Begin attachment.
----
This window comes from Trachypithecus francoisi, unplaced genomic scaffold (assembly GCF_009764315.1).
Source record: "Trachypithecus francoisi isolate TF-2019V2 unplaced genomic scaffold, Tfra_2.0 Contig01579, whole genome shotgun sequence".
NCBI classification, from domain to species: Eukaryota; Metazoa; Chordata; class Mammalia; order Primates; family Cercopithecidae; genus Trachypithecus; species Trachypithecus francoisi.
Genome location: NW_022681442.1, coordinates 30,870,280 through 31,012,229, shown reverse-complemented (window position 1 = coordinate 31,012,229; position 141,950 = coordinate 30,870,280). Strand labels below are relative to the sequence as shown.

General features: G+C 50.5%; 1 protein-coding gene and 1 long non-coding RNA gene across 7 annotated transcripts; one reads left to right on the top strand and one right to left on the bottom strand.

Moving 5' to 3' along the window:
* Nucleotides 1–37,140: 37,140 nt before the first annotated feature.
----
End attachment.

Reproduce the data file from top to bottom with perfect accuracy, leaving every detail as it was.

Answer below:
This window comes from Trachypithecus francoisi, unplaced genomic scaffold (assembly GCF_009764315.1).
Source record: "Trachypithecus francoisi isolate TF-2019V2 unplaced genomic scaffold, Tfra_2.0 Contig01579, whole genome shotgun sequence".
NCBI classification, from domain to species: Eukaryota; Metazoa; Chordata; class Mammalia; order Primates; family Cercopithecidae; genus Trachypithecus; species Trachypithecus francoisi.
Genome location: NW_022681442.1, coordinates 30,870,280 through 31,012,229, shown reverse-complemented (window position 1 = coordinate 31,012,229; position 141,950 = coordinate 30,870,280). Strand labels below are relative to the sequence as shown.

General features: G+C 50.5%; 1 protein-coding gene and 1 long non-coding RNA gene across 7 annotated transcripts; one reads left to right on the top strand and one right to left on the bottom strand.

Moving 5' to 3' along the window:
* Nucleotides 1–37,140: 37,140 nt before the first annotated feature.